See also:lightning"), Carthaginian general and statesman,
See also:father of Hannibal, was
See also:born soon after 270 B.C . He distinguished himself during the First Punic War in 247, when he took over the chief command in
See also:Sicily, which at this
See also:time was almost entirely in the hands of the Romans . Landing suddenly on the
See also:north-west of the
See also:island with a small mercenary force he seized a strong position on Mt . Ercte (
See also:Monte Pellegrino, near Palermo), and not only maintained himself against all attacks, but carried his raids as far as the
See also:coast of south Italy . In 244 he transferred his army to a similar position on the slopes of Mt . Eryx (Monte
See also:San Giuliano), from which he was able to lend support to the besieged garrison in the neighbouring
See also:town of Drepanum (
See also:Trapani) . By a
See also:provision of the peace of 241 Hamilcar's unbeaten force was allowed to depart from Sicily without any token of submission . On returning to Africa his troops, which had been kept together only by his
See also:personal authority and by the promise of
See also:good pay, broke out into open
See also:mutiny when their rewards were withheld by Hamilcar's opponents among the governing aristocracy . The serious danger into which
See also:Carthage was brought by the failure of the aristocratic generals was averted by Hamilcar, whom the
See also:government in this crisis could not but reinstate . By the power of his personal influence among the mercenaries and the surrounding
See also:African peoples, and by
See also:strategy, he speedily crushed the revolt (237) . After this success Hamilcar enjoyed such influence among the popular and patriotic party that his opponents could not prevent him being raised to a virtual dictatorship . After recruiting and training a new army in some Numidian forays he led on his own responsibility an expedition into Spain, where he hoped to gain a new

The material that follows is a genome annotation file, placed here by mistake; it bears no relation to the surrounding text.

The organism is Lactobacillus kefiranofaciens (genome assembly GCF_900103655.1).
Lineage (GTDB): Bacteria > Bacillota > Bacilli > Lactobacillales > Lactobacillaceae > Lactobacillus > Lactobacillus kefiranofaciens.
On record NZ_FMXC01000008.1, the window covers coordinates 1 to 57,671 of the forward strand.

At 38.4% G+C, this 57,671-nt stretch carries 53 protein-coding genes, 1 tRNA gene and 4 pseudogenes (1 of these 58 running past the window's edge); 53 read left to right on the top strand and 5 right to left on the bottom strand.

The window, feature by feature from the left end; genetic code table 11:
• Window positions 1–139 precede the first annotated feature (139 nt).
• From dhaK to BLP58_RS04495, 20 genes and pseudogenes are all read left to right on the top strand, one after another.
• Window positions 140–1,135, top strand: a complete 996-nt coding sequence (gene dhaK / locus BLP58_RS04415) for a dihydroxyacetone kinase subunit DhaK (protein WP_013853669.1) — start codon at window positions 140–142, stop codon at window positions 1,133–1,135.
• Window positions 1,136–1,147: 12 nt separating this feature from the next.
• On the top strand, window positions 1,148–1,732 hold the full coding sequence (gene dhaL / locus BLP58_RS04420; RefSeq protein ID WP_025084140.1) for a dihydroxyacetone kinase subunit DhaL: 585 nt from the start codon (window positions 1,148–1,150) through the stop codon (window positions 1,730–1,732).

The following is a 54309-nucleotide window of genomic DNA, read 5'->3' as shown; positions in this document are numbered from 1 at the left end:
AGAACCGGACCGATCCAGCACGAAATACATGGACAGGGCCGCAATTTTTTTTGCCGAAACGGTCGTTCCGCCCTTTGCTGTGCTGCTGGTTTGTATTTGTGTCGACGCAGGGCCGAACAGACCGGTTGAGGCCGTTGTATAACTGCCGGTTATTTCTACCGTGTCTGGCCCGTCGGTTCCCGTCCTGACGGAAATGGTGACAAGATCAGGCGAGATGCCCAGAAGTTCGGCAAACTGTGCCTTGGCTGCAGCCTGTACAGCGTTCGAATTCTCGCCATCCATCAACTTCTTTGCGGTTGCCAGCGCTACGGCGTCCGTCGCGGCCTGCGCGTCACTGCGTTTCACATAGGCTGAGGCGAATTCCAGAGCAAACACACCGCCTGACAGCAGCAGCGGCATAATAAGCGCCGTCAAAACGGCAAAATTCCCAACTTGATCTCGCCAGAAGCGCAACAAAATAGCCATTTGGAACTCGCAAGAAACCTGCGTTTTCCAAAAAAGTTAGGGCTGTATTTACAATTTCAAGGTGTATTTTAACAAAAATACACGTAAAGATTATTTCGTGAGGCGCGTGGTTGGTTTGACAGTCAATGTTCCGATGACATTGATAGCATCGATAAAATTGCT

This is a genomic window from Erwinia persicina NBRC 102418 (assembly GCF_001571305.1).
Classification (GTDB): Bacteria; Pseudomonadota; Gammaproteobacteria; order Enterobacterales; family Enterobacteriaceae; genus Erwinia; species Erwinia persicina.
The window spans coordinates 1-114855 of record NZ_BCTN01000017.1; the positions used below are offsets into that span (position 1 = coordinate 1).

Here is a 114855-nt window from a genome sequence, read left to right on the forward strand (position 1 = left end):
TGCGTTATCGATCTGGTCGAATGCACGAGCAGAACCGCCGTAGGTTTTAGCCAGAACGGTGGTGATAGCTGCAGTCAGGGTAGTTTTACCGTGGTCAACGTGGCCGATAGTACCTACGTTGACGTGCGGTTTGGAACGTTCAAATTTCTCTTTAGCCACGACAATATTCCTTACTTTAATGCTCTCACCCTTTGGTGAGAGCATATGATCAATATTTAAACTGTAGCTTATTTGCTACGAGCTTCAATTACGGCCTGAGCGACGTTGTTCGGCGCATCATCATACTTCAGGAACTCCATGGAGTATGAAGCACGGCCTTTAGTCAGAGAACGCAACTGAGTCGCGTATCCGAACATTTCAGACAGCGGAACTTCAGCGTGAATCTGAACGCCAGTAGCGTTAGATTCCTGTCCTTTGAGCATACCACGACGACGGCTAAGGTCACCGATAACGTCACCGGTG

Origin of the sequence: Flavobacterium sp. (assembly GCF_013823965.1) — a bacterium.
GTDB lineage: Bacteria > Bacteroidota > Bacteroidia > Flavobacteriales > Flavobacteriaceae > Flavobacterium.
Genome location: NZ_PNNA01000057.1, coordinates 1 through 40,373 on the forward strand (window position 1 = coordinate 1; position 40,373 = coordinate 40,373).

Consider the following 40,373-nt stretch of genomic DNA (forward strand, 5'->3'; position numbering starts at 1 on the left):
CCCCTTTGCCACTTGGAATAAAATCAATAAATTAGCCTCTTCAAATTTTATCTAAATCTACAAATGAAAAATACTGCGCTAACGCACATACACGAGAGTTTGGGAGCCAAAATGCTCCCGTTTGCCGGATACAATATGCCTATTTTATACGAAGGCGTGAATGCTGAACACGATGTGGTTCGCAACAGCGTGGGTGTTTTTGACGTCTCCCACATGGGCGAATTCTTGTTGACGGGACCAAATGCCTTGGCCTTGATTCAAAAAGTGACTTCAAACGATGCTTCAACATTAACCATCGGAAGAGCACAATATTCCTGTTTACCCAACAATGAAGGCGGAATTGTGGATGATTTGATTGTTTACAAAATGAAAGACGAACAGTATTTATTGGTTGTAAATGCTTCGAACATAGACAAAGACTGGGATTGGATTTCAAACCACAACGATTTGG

See also:empire to compensate Carthage for the loss of Sicily and
See also:Sardinia, and to serve as a basis for a
See also:campaign of vengeance against the Romans (236) .
In eight years by force of arms and
See also:diplomacy he secured an extensive territory in Spain, but his premature
See also:death in
See also:battle (228) prevented him from completing the
See also:conquest . Hamilcar stood out far above the Carthaginians of his age in military and
See also:diplomatic skill and in strength of patriotism; in these qualities he was surpassed only by his son Hannibal, whom he had imbued with his own deep hatred of Rome and trained to be his successor in the conflict . This Hamilcar has been confused with another general who succeeded to the command of the Carthaginians in the First Punic War, and after successes at Therma and Drepanum was defeated at Ecnomus (256 B . C.) . Subsequently, apart from unskilful operations against
See also:Regulus, nothing is certainly known of him . For others of the name see CARTHAGE, SICILY,
See also:Smith's Classical
See also:Dictionary . So far as the name itself is concerned, Milcar is perhaps the same as Melkarth, the Tyrian
See also:god . See
See also:Polybius i.-iii.; Cornelius Nepos, Vita Hamilcaris;
See also:Appian, Res His panicae, chs . 4, 5, Diodorus, Excerpta,
See also:xxv.; O . Meltzer, Geschichte der Karthager (Berlin, 1877), ii. also PUNIC
See also:WARS . (M . O .
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